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A bit of a gap since I last posted but as usual there has been plenty going on here, so I have decided to do a few shorter posts over the next couple of days, rather than one long one that would probably be too much to read.

We have had some much needed rain, the lagoons are slowly filling and we must hope that the rainfall during April and May will be sufficient to bring the water table up to the required level to see us through to next year. The vegetation has gone into overdrive, it’s amazing how fast the plants grow during this time of year, it sometimes feels like the plant life is taking over as things burst into flower, climbers take off so fast you can almost see them growing and vibrant green smothers the surrounding dunes like a blanket.

We have plenty to keep us busy in the garden, taking cuttings, replanting, pruning, and weeding, especially the unwanted grass who’s spiky seeds can inbed in skin and animal hair and are very painful and the vetch which will smother more delicate plants and is a home to mosquitos. Earlier in the year we had a serious problem with a white wooly aphid of the cochineal family, it attacks the flowering and fruit bearing bushes and trees and causes the fruit to be stunted and contorted, finally damaging the plant to such an extent that fungal infection takes over and can kill the plant. I have been controlling the pest in the garden with a soapy water spray and in severe infestation cases, using a toothbrush with rubbing alcohol which does the trick but it time consuming on a large scale. The wild murici fruit bushes (Byrsonima intermedia) out on the dunes were devastated by this pest and very few are producing a decent crop, which is a shame for the villagers who like to collect the fruit and a problem for the wildlife that depends on it for food. Thankfully the heavy rain goes a long way to controlling this pest and most of the effected plants, both in the garden and out on the dunes, are showing signs of recovery and putting out new shoots and fruit.

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Murici with pest attack

Murici with pest attack

The down side of the heavy rain fall is the newly discovered problem of flooding in our kitchen.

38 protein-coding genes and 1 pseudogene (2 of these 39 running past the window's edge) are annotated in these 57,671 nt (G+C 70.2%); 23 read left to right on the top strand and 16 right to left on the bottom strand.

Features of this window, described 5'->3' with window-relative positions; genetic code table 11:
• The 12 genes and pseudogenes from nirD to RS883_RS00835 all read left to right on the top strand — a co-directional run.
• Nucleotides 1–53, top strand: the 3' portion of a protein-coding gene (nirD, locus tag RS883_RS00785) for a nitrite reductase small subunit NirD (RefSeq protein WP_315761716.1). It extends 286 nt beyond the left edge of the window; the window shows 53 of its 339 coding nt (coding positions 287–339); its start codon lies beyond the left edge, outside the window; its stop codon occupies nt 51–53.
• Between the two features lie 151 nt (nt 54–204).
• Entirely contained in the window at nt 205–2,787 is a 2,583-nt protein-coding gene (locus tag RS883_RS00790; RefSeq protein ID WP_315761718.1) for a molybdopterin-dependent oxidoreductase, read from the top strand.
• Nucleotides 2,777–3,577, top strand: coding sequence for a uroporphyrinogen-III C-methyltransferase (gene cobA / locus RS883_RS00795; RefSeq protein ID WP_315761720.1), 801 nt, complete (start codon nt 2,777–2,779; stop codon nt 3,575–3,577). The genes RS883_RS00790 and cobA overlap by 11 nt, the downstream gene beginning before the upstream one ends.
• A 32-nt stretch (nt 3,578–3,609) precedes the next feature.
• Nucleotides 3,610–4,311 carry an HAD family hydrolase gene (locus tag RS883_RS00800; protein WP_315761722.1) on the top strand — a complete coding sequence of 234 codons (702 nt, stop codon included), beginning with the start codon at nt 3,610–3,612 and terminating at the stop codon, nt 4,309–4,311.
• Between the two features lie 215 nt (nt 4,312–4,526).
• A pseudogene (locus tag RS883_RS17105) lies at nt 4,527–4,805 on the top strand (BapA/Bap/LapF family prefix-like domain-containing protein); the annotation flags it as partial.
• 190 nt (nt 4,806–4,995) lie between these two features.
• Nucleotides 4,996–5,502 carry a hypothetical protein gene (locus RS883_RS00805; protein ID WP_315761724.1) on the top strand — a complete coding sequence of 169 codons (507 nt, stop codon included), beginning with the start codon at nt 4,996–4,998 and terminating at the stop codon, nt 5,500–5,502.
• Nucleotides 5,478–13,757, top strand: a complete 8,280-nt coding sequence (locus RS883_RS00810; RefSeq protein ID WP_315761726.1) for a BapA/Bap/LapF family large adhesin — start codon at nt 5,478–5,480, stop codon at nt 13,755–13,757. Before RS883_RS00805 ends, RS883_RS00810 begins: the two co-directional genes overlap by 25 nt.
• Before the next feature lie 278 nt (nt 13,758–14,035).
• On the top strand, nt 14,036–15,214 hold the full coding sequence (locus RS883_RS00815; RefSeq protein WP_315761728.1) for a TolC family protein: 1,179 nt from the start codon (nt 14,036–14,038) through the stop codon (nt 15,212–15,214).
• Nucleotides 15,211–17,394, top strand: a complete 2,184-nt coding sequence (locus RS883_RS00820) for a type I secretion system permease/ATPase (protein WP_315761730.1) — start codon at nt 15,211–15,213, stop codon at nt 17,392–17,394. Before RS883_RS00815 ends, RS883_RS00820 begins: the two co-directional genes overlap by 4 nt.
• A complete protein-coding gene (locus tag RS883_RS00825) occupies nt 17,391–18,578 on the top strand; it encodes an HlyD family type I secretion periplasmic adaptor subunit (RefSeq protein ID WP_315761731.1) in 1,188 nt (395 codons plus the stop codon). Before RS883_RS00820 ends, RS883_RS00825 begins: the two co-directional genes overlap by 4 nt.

In the dry months we had a new door put into our kitchen to make it easier to reach the container garden and wormery. Unfortunately the heavy rain now pours off the roof, hits the wide concrete step and pours in under the door, as the kitchen roof also leaks we will be found, after a night of heavy rain, scooping up buckets of water from the kitchen floor (thankfully tiled), so the next project is to fix up guttering to divert the water coming off the roof and redo the area out side the back door to allow water to drain away more easily. We have been advised that the kitchen roof needs to be taken off and be completely redone (having not been done correctly the first time) but that is a far bigger job and will have to wait until we have the money.

I completed a water colour painting of a cashew tree and fruit. It was done as a gift for some friends who were coming on a return visit to Prainha, they have been very kind to me in the past, gifting me with some much needed artist materials for which I was extremely grateful, I’m pleased to say they loved the painting and it is now hanging on their wall as a permanent reminder of Prainha.

O Primeiro Caju The First Cashew

O Primeiro Caju
The First Cashew

Neu had a bit of a set back during carnival in March when he contracted peritonitis, it’s a risk of peritoneal dialysis and can be very nasty and difficult to treat.
On carnival Sunday around 9 am Neu developed a stomach ache, we hoped it was nothing more than the 24 hour bug our son had suffered from earlier in the week but by 10 Neu was in so much pain it was obviously something far more serious.